The Psychology Of Setting Motivating And Satisfying Goals
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It’s that time of year when we’re all thinking about what we’d like to accomplish in the New Year.
Recently, there has been a push for setting goals for the New Year instead of daunting — probably doomed — resolutions. And while goals (intention setting toward a specific outcome) leave a bit more room for flexibility than black-and-white resolutions (a firm decision to do or not to do something), the pressure of accomplishing goals can loom over us as well, creating stress rather than excitement and motivation. The ideal goal is one that is motivating enough to light our fire without becoming stressful, realistic enough to have us believing in our ability to achieve it, and satisfying enough to leave us feeling fulfilled throughout the pursuit of the goal and after it has (or even hasn’t) been achieved.
But, as anyone who has given up on a goal that went from enrapturing to anxiety-inducing too fast, or felt the anticlimax of reaching a goal that required a great deal of sacrifice to achieve can attest, this is not an easy balance to strike. The psychology undergirding the perfect goal-setting formula (i.e. motivating, satisfying, and meaningful) involves tuning into intrinsic motivations, realism, and present mindedness.
The Benefits and Perils of Goal Setting
Few will argue that goals aren’t a good and healthy thing to have. Setting goals, whether they be personal or professional, has been linked to higher self-motivation, confidence, empowerment, and autonomy. Perhaps unsurprisingly, research has established a substantial connection between goal-setting and success.
“A goal that is specific, measurable, realistic, and personally meaningful can help us keep on track and change (or maintain) our behaviors,” says Dr. Marina Milyavskaya, an associate professor of psychology at Carleton University and principal investigator of the university’s Goal Pursuit and Self-Regulation Lab. “Goals help keep us accountable, leading us to attain desired outcomes.” When set right, goals add purpose to our day-to-day actions by giving us energy, focus, and enjoyment.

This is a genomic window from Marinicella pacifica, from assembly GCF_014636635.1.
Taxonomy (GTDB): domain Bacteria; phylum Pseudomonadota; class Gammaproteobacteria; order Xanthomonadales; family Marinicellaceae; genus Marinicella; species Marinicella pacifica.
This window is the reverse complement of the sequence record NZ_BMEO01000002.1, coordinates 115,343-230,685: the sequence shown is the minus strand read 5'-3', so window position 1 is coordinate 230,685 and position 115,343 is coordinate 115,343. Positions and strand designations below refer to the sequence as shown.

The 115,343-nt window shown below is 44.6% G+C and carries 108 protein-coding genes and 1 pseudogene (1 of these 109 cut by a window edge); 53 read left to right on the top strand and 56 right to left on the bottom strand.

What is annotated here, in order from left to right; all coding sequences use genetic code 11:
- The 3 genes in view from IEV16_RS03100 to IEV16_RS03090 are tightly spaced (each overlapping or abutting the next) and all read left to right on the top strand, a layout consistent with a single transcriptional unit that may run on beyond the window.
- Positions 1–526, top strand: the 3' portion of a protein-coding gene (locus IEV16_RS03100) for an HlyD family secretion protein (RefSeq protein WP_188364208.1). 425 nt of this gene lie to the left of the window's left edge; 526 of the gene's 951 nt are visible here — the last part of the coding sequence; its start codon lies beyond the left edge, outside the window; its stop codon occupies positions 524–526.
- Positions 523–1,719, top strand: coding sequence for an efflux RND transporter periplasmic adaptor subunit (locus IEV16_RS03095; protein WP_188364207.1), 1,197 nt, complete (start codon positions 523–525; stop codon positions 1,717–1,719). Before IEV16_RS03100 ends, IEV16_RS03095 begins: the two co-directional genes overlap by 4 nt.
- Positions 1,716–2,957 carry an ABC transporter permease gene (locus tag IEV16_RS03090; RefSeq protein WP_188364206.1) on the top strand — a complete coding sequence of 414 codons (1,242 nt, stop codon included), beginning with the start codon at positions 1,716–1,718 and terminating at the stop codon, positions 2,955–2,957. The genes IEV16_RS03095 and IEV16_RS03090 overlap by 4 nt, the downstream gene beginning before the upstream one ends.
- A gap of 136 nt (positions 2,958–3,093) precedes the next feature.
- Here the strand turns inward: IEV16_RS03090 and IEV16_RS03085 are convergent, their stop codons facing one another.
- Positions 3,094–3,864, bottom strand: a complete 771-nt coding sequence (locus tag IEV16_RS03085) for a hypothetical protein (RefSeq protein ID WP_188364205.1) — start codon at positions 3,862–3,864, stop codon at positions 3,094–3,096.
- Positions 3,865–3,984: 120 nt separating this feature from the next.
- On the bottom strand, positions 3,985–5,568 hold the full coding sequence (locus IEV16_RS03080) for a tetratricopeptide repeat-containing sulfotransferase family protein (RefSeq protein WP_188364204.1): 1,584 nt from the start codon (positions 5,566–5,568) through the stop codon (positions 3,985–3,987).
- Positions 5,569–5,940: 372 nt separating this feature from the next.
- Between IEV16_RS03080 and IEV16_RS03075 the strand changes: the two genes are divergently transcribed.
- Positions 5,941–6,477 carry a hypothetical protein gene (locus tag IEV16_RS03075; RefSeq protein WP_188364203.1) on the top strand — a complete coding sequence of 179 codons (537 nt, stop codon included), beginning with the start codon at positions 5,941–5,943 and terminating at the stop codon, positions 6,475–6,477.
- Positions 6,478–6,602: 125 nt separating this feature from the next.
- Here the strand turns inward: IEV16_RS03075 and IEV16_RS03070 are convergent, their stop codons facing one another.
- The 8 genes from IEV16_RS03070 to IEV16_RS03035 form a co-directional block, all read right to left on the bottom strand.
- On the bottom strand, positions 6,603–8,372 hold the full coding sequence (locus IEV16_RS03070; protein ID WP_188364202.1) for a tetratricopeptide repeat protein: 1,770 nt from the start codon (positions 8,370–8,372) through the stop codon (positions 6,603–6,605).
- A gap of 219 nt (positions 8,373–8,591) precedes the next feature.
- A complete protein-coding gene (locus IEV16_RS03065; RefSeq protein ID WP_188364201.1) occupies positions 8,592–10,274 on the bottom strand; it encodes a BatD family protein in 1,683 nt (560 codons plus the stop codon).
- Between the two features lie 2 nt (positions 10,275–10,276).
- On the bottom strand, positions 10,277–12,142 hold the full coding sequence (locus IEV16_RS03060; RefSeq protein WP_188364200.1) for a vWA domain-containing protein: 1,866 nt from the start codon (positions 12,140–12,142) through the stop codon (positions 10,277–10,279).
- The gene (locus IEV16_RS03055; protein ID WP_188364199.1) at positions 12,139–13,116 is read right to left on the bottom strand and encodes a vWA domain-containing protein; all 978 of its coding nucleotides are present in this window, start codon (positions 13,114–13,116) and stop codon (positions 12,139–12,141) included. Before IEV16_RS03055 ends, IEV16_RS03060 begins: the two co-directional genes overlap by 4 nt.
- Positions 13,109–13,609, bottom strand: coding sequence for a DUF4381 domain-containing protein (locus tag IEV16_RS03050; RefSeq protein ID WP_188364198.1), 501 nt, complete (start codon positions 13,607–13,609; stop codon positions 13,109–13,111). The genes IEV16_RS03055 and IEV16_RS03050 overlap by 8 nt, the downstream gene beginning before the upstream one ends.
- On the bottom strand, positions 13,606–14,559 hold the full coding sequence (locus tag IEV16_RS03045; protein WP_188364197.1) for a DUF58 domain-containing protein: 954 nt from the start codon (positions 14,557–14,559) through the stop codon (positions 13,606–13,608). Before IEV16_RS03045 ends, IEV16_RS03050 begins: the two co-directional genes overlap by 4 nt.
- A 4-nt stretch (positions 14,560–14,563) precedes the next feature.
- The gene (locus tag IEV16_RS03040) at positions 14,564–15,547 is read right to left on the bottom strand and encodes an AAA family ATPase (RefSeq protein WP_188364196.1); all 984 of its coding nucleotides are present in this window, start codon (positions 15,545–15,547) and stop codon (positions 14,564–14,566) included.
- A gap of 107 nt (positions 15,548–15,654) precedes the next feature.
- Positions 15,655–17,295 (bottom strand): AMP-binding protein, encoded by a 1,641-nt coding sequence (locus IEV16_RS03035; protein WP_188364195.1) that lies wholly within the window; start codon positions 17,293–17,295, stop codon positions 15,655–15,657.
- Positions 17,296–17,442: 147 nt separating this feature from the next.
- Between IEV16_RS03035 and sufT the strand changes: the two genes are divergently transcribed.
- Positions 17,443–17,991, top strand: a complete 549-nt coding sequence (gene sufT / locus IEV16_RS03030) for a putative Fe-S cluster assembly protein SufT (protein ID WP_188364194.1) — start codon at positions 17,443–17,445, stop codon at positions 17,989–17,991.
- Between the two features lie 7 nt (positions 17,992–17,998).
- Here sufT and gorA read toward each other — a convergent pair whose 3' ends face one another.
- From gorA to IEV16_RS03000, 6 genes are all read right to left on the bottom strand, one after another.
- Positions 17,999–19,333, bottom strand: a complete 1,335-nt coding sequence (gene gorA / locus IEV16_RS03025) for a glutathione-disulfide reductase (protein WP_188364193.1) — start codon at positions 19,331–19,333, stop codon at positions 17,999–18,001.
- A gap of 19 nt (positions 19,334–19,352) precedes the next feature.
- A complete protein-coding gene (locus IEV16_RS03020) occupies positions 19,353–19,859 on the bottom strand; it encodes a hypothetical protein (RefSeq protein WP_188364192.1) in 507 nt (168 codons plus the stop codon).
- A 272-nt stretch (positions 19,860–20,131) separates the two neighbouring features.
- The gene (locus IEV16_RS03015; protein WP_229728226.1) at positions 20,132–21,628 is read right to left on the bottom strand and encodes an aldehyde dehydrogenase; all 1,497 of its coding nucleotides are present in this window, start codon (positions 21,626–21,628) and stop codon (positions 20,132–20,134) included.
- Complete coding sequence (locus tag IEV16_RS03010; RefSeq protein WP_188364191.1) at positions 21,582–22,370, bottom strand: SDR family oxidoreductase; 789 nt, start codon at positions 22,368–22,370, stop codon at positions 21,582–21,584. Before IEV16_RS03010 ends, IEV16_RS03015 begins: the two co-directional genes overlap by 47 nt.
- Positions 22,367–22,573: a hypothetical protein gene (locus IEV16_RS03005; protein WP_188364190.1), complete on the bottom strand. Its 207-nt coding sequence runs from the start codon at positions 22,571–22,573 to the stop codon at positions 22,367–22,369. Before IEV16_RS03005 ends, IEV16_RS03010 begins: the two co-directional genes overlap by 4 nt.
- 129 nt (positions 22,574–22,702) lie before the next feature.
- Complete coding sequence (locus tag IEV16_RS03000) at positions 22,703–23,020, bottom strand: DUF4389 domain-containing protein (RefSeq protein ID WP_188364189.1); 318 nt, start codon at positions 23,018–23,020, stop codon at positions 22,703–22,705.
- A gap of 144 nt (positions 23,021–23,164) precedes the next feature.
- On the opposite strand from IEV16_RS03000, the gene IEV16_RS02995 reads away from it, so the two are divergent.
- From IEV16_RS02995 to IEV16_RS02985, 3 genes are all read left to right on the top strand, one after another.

Yet, some of us are probably familiar with the experience of having worked obsessively toward a long-term goal — maybe it was qualifying for a prestigious race, or hitting a PR, or earning a certain income — achieving it, and after the initial euphoria of the accomplishment fades, being left with a sense of dissatisfaction and melancholy, wondering “Now what?”
The feeling that the achievement of a goal, when all is said and done, was actually rather anticlimactic is common among those who set high standards for themselves and have achieved those benchmarks. In fact, gold medal or not, many Olympians often experience post-Olympic depression after they return home to an ordinary life after years of working toward and achieving the highest degree of status in athleticism. This achievement “hamster wheel” is a phenomena that can leave us feeling like goals are ultimately futile and unsatisfying. Others have likely experienced the initial excitement over setting a big goal only to give up later because of the overwhelming pressure and accompanying stress of achieving it.
As it turns out, the problem isn’t with having goals, but rather our own mentality toward goals and how we set, conceptualize, and approach them.
What Makes a Goal Motivating and Satisfying?
Setting Self-Concordant Goals